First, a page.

Summary and Info
Computational Electromagnetics is a young and growing discipline, expanding as a result of the steadily increasing demand for software for the design and analysis of electrical devices. This book introduces three of the most popular numerical methods for simulating electromagnetic fields: the finite difference method, the finite element method and the method of moments. In particular it focuses on how these methods are used to obtain valid approximations to the solutions of Maxwell's equations, using, for example, "staggered grids" and "edge elements." The main goal of the book is to make the reader aware of different sources of errors in numerical computations, and also to provide the tools for assessing the accuracy of numerical methods and their solutions. To reach this goal, convergence analysis, extrapolation, von Neumann stability analysis, and dispersion analysis are introduced and used frequently throughout the book. Another major goal of the book is to provide students with enough practical understanding of the methods so they are able to write simple programs on their own. To achieve this, the book contains several MATLAB programs and detailed description of practical issues such as assembly of finite element matrices and handling of unstructured meshes. Finally, the book aims at making the students well-aware of the strengths and weaknesses of the different methods, so they can decide which method is best for each problem. In this second edition, extensive computer projects are added as well as new material throughout.Reviews of previous edition: "The well-written monograph is devoted to students at the undergraduate level, but is also useful for practising engineers." (Zentralblatt MATH, 2007)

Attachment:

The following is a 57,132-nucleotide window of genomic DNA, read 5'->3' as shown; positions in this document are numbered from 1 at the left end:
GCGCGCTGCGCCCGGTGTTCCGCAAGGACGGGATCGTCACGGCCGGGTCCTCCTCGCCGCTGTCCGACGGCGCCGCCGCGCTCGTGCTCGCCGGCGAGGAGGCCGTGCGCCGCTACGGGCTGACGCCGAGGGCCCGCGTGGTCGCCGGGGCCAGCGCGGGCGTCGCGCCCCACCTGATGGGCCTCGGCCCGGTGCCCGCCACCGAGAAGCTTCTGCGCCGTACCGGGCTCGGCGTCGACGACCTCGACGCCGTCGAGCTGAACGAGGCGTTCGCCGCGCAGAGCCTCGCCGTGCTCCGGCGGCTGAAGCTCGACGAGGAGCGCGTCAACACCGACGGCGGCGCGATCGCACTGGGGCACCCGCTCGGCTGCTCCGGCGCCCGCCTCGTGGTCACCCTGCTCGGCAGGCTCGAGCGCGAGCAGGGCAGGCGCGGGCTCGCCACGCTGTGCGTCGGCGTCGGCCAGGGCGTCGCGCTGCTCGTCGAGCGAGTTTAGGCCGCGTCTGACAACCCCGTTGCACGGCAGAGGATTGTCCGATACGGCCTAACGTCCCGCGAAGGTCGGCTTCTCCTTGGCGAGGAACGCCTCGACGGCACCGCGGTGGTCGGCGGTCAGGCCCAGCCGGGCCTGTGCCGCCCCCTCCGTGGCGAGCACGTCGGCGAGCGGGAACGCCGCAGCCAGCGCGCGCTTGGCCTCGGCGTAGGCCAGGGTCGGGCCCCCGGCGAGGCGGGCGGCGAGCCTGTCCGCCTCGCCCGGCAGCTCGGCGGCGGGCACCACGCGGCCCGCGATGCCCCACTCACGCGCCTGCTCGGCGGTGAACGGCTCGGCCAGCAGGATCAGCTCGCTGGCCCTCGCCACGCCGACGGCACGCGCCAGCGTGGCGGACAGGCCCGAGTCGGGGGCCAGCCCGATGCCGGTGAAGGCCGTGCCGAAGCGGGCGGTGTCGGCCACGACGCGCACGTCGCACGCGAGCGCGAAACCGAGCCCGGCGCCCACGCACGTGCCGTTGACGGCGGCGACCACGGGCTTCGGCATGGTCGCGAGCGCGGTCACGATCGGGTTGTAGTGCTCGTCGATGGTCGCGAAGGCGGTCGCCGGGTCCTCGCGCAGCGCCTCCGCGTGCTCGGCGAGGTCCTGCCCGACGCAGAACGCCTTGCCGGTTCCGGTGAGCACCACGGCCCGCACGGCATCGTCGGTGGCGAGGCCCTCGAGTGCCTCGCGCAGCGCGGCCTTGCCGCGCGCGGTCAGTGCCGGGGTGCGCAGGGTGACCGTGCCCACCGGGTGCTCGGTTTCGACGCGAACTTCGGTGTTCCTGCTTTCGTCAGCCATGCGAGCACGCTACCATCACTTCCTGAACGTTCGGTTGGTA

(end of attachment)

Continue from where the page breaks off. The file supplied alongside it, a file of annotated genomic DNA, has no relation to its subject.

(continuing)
More About the Author
Thomas A. Rolander is an American entrepreneur, engineer, and developer of the multitasking multiuser operating system MP/M created for microcomputers in 1979 while working at Digital Research with Gary Kildall, the "father" of CP/M.
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